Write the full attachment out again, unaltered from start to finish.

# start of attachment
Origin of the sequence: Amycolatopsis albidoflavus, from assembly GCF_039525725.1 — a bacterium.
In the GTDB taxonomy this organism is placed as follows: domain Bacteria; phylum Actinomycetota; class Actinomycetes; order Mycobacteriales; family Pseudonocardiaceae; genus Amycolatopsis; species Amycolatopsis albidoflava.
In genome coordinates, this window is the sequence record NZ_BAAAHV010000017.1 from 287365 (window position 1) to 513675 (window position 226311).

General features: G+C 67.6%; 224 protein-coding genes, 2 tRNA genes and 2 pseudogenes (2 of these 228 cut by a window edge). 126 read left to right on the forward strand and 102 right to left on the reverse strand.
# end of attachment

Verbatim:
Origin of the sequence: Amycolatopsis albidoflavus, from assembly GCF_039525725.1 — a bacterium.
In the GTDB taxonomy this organism is placed as follows: domain Bacteria; phylum Actinomycetota; class Actinomycetes; order Mycobacteriales; family Pseudonocardiaceae; genus Amycolatopsis; species Amycolatopsis albidoflava.
In genome coordinates, this window is the sequence record NZ_BAAAHV010000017.1 from 287365 (window position 1) to 513675 (window position 226311).

General features: G+C 67.6%; 224 protein-coding genes, 2 tRNA genes and 2 pseudogenes (2 of these 228 cut by a window edge). 126 read left to right on the forward strand and 102 right to left on the reverse strand.